43A similar dark picture can be seen when one considers the gender and racial politics of the fascist regime in reference to women. As the statistics indicate, the number of female students at the University of Vienna dropped sharply after the civil war. In 1933–34, 1,761 Austrian women were enrolled on the philosophical faculty, 690 on the medical faculty, and 279 on the faculty of law. By 1938–39, the numbers had dropped to 768 in philosophy, 387 in medicine, and most remarkably, in the faculty of law where only 72 women were enrolled as students. (See Chart 01/6.)72 titleChart 01/6:
Enrollment of female students at the philosophical, medical, and law faculties at the University of Vienna for the academic years 1933-34 and 1938-39

More specifically, during the academic year 1933–34, female students in physics accounted for the 18.1 percent of those in the faculty of philosophy. By 1938–39, the percentage had dropped to 12.5.73 Although at the turn of the century when the University of Vienna opened up its doors to women Jewish women entered in disproportionately large numbers, by the academic year 1933–34, they represented only 2.8 percent of those enrolled. By 1938–39, there were none.74

44The discriminatory gender politics of the Christian Socialists and their anti-Semitism was not news in 1933. During Red Vienna, any Social Democratic attempt to alter the gender politics concerning issues of abortion, birth control, or sexuality faced the tenacious and even violent resistance of the Christian Socialists.75 At the same time, the anti-Semitism of the Christian Socialists was clearly stated even in their party's program. According to Gruber, "That the SDAP allowed such gutter politics to go unchallenged from the beginning of the republic to its end with the prominent Jews in its leadership keeping a low profile weakened the party and undercut the republic as well."76 Overall, the ideological mechanism of the political Catholicism of the Christian Socialists and the anti-Semitism of the National Socialists absolutely destroyed the social reforms in education and, especially in the academy, those that socialists such as Otto Glöckel and Julius Tandler had put forward in Red Vienna.

Thwarting a Promising Proposal

45 The Vivarium The Vivarium was considered among the most prestigious biology research centers in Europe. The failure in 1932 to establish a joint radium laboratory under the auspices of two liberal institutes in Vienna, the Vivarium and the Radium Institute, was only the most outward sign of a deeper destruction. Tandler's political power and the reform projects of the municipality were at issue much earlier than the fascist's seizure of power in 1934 and certainly long before the Nazis' arrival in Vienna. When on June 2, 1932, the directors of the Vivarium drafted a letter addressing the Austrian Academy of Sciences and presented their joint project with the Radium Institute, it was already too late for any further substantial reforms of Vienna's educational and welfare system.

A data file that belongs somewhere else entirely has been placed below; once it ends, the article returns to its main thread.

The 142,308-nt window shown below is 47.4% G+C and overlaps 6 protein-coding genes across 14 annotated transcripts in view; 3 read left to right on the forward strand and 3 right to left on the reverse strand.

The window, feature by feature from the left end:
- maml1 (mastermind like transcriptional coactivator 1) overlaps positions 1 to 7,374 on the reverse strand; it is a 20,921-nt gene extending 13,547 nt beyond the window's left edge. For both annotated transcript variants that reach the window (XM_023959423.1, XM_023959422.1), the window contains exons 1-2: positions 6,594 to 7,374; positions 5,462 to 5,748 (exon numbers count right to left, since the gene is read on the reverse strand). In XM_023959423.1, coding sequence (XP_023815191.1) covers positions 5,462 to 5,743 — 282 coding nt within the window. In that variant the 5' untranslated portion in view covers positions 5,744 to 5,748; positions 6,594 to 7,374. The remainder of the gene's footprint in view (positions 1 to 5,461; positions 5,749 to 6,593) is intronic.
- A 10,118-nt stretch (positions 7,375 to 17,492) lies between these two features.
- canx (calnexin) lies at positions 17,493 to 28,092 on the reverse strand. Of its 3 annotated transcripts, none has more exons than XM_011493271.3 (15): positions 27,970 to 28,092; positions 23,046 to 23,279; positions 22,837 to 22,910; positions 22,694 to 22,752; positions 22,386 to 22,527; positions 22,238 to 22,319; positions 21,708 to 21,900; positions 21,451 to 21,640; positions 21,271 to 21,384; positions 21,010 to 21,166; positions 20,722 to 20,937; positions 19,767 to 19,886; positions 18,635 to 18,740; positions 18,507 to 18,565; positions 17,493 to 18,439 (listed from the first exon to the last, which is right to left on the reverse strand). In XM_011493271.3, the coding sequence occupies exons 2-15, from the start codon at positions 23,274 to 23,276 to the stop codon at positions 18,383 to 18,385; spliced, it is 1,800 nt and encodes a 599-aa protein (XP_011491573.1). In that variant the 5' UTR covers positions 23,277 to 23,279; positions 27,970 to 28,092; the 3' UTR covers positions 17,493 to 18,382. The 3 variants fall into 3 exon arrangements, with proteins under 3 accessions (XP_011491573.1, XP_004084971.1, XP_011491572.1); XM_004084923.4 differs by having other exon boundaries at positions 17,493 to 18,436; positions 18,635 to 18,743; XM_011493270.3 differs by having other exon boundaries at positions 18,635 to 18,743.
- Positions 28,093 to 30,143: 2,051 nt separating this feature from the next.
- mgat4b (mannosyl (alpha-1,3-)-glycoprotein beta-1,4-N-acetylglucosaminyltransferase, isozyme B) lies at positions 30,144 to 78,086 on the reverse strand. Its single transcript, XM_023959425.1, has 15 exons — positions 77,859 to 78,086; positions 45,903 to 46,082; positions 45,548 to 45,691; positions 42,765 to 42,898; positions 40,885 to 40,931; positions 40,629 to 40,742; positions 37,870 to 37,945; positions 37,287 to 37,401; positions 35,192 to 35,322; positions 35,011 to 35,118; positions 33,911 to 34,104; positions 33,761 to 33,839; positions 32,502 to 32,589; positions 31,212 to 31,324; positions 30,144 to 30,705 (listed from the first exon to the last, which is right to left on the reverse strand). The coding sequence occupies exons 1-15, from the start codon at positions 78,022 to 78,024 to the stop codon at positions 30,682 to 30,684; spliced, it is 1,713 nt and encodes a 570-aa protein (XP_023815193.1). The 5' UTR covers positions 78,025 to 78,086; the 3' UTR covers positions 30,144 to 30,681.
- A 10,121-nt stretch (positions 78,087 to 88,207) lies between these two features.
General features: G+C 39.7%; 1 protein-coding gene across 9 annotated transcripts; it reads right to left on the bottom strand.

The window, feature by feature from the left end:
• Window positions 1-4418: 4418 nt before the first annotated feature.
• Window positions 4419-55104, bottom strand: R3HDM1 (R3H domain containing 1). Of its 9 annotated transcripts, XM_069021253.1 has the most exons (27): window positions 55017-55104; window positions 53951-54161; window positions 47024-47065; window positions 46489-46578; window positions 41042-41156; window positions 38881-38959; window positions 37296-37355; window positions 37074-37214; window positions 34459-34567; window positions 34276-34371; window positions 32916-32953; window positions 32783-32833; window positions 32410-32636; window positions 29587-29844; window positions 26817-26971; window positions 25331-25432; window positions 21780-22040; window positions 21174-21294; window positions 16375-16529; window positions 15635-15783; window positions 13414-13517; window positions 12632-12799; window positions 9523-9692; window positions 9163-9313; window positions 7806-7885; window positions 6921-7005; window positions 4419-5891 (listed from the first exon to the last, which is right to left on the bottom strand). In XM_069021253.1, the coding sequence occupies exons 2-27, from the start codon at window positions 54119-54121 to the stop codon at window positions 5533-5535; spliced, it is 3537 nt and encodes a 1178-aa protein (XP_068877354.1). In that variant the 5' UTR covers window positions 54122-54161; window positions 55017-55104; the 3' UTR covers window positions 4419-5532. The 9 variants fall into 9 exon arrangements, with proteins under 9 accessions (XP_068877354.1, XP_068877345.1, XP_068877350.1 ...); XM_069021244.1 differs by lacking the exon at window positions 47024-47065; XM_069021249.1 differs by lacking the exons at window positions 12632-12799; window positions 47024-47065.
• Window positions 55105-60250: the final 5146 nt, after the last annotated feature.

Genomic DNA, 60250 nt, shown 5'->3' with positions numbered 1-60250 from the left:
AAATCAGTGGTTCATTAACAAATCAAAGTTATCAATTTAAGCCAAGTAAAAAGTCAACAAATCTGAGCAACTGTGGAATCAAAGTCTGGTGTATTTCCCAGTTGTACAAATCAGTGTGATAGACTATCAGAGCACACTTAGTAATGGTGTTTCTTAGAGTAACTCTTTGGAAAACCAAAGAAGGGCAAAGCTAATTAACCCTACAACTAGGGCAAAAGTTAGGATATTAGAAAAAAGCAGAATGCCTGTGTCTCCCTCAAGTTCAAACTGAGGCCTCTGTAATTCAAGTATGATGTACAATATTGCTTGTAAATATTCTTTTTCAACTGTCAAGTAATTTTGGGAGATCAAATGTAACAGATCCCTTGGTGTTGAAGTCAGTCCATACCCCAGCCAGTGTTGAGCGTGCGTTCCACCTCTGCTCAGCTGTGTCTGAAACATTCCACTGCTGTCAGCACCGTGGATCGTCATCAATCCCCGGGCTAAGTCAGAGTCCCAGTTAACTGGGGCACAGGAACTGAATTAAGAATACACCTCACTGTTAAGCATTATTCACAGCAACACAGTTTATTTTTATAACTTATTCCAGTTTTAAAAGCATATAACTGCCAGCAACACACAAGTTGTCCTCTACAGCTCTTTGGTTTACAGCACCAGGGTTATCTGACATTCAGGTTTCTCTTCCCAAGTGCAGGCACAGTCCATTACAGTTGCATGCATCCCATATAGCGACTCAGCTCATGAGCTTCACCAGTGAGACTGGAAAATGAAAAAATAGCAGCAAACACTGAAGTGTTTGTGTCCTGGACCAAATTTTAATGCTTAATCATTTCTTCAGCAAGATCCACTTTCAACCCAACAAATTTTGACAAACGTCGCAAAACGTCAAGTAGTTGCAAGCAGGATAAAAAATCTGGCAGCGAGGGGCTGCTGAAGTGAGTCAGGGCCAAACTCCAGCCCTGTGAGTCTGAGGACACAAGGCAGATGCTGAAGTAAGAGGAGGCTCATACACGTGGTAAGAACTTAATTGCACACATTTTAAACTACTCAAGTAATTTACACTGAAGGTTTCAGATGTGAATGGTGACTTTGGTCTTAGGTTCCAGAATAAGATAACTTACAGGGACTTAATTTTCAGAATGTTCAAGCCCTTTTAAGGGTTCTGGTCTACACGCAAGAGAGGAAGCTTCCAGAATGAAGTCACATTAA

46The story runs as follows. In June 1932, two of the founders of the Institute for Experimental Biology, Hans Przibram and Leopold Portheim, directors of the botanical and zoological departments respectively and of the institute in general, addressed the Kuratorium of the Vivarium.77 The Kuratorium was the scientific and administrative supervisory committee, the intermediary between the institute and the academy that among other things handled the institute's finances.78 The directors' aim was twofold, exceeding a simple scientific request.

47The first stage of the proposal included the establishment of a laboratory devoted to the study of the effects of radium on plants and animals. Of special interest was the investigation of the impact of radium on the sex hormones, a topic not sufficiently researched at the time and one that attracted great attention. Biologists interested in studying the effects of radium on organisms were also invited. The annual amount for the function of the new laboratory was estimated at 36,000 schillings. The project was specifically targeted to the physiological work on the sex hormones of Eugen Steinach who was proposed to be, according to the plan, responsible for the new laboratory.

48Born in a Jewish family in Voralberg in 1861, Steinach was the son of a physician. In 1879, he moved to Switzerland at the University of Geneva to study natural sciences. In 1880, he returned to Vienna where he enrolled at the university to the medical faculty. At the beginning of his career, he worked closely with Emil Zuckerkandl, director of the first anatomical institute in Vienna.79 As Michael Hubenstorf points out, the anatomical institute under Zuckerkandl and Tandler was populated by Jewish, liberal, socialist, and foreign students.80 It was probably there that Steinach developed close contacts with Tandler, later Vienna's councilor for health and social welfare. In 1886, Steinach graduated with a degree in medicine from the University of Innsbruck and for the next two years served as an assistant at the Physiological Institute in Innsbruck. In 1889, Steinach became first assistant to the eminent physiologist Ewald Hering in the Physiological Institute of the German University in Prague where he served for four years. Meanwhile, he completed his habilitation in physiology and became a Privatdozent at the university. His rise up the academic ladder was impressive. In 1895, he was named ausserordentlicher Professor of physiology and two years later, ordentlicher Professor. Still in Prague in 1902, he created and organized an innovative laboratory, the first of its kind in German speaking countries, for "general and comparative physiology." 81